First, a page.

Like Byetta, the DDP-4 inhibitors lower blood glucose without the risk of hypoglycemia or edema. DDP-4 inhibitors provide good glucose-lowering without the liabilities of older drugs, Thornberry says. This means they can be used alone or be added to a patient's regimen to improve glucose control without adding side effects. "In a market like diabetes that's about combination control, this is an excellent agent for both first-line use and in combination with existing agents," she notes.

Januvia moved through development at breakneck speed; Merck started a DDP-4 inhibitor program in 1999 and was soon moving its lead compound, discovered by Ann Weber, the firm's executive director of medicinal chemistry, into the clinic. Merck filed a New Drug Application (NDA) with FDA after just six years, and the drug was approved last fall for use alone or in combination with metformin or TZDs. The company is currently developing a fixed-dose combination of Januvia and metformin, and it is conducting further studies of the drug in other type 2 diabetes patients.

Though Novartis conducted some of the groundbreaking research around DDP-4's role in diabetes, the company's own DDP-4 inhibitor program has lagged. Novartis submitted its NDA for Galvus in March, but FDA extended its review of the drug by three months after Novartis submitted additional data to support its application. The company now expects to receive approval sometime in the first half of this year.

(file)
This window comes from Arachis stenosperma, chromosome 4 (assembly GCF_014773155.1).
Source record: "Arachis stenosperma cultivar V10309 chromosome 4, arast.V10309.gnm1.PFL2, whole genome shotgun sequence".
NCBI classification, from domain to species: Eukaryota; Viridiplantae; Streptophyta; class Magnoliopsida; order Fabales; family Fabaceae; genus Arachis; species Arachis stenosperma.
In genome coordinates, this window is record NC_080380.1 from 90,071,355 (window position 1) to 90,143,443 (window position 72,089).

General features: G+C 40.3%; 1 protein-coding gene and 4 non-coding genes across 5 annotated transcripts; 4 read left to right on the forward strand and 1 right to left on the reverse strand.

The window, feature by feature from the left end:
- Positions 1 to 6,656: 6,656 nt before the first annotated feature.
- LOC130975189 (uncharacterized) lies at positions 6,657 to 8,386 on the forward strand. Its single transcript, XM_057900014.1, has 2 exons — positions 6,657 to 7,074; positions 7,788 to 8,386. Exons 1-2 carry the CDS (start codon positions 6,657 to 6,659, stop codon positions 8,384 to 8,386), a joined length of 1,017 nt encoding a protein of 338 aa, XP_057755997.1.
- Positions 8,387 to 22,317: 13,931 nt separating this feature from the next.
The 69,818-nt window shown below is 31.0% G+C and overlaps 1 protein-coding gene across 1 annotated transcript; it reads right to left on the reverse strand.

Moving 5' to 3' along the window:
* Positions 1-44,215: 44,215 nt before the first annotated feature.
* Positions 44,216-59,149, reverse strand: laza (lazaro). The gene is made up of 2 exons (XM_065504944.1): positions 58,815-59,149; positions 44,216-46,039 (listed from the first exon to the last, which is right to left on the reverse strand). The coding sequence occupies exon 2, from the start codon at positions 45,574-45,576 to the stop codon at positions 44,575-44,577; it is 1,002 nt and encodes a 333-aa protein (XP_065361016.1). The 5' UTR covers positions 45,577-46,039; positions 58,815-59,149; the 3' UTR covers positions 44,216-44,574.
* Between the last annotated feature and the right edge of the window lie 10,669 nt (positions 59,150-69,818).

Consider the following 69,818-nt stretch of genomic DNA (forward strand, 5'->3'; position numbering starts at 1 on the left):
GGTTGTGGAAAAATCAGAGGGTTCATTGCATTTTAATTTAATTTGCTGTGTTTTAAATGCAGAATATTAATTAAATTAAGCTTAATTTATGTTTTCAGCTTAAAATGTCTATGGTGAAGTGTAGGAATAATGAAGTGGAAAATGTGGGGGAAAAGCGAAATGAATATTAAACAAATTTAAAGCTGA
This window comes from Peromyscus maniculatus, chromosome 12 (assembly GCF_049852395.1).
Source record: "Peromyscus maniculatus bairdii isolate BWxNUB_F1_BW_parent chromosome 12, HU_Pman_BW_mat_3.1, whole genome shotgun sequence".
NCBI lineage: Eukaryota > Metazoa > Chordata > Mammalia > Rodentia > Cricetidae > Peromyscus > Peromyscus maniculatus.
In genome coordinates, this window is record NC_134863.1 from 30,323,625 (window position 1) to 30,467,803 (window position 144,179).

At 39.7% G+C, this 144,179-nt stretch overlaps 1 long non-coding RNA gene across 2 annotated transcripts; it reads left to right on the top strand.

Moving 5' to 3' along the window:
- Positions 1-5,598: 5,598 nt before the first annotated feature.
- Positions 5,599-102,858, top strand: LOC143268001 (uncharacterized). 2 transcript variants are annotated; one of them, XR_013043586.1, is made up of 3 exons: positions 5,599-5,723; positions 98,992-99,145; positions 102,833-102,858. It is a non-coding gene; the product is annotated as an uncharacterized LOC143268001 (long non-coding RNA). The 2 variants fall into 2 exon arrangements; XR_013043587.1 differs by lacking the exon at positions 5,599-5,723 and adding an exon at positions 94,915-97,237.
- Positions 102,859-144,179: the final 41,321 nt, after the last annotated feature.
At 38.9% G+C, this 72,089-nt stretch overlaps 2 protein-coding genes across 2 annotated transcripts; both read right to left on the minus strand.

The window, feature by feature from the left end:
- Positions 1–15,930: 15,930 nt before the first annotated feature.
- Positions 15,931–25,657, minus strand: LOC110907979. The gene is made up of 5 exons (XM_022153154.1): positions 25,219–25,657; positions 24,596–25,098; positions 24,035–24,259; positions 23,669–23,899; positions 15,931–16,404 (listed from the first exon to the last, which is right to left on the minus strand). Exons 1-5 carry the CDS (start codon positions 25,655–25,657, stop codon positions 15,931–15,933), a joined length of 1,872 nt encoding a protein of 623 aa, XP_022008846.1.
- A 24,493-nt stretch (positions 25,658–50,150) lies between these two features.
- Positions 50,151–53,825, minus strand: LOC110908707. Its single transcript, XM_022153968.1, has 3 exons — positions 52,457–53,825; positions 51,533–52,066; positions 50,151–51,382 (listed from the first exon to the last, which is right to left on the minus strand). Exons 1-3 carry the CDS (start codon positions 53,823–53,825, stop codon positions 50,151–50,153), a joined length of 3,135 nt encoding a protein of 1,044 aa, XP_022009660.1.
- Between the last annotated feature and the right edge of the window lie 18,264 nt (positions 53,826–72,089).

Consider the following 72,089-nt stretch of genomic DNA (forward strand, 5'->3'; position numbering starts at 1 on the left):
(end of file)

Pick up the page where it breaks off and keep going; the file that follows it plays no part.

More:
Januvia's early launch may not be its only leg up over Galvus. Though the two drugs act on the same target, Galvus is a reversible covalent inhibitor of DDP-4, while Merck's drug is a reversible noncovalent inhibitor—a distinction that for protease inhibitors generally translates into greater selectivity for a target.

Between the new treatments and the growing patient population, competition in the diabetes market is sure to be fierce. However, each company says the market is vast enough for everyone to have a fair share. "The biggest competitor we have is diabetes itself," Amylin's Bradbury says. "The reality is that diabetes is a very poorly treated chronic disease, and there's a huge opportunity for just about any new drug coming into the diabetes area."

Jim Reddoch, a stock analyst with Friedman Billings & Ramsey (FBR), likens the diabetes arena to the crowded osteoporosis market, in which many drugs have managed to pull in major sales.

Yet companies are certain to jockey for position. Initially, most industry observers believe, the DDP-4 inhibitors will address a different slice of the type 2 population than Byetta does. Because Byetta is injected rather than swallowed—a critical distinction for patients facing a lifetime of treatment—it is most likely to attract patients who have stopped responding to oral drugs and now face insulin injections. Though DDP-4 inhibitors are approved for use only in combination with traditional drugs, their oral availability could easily turn them into first-line therapies.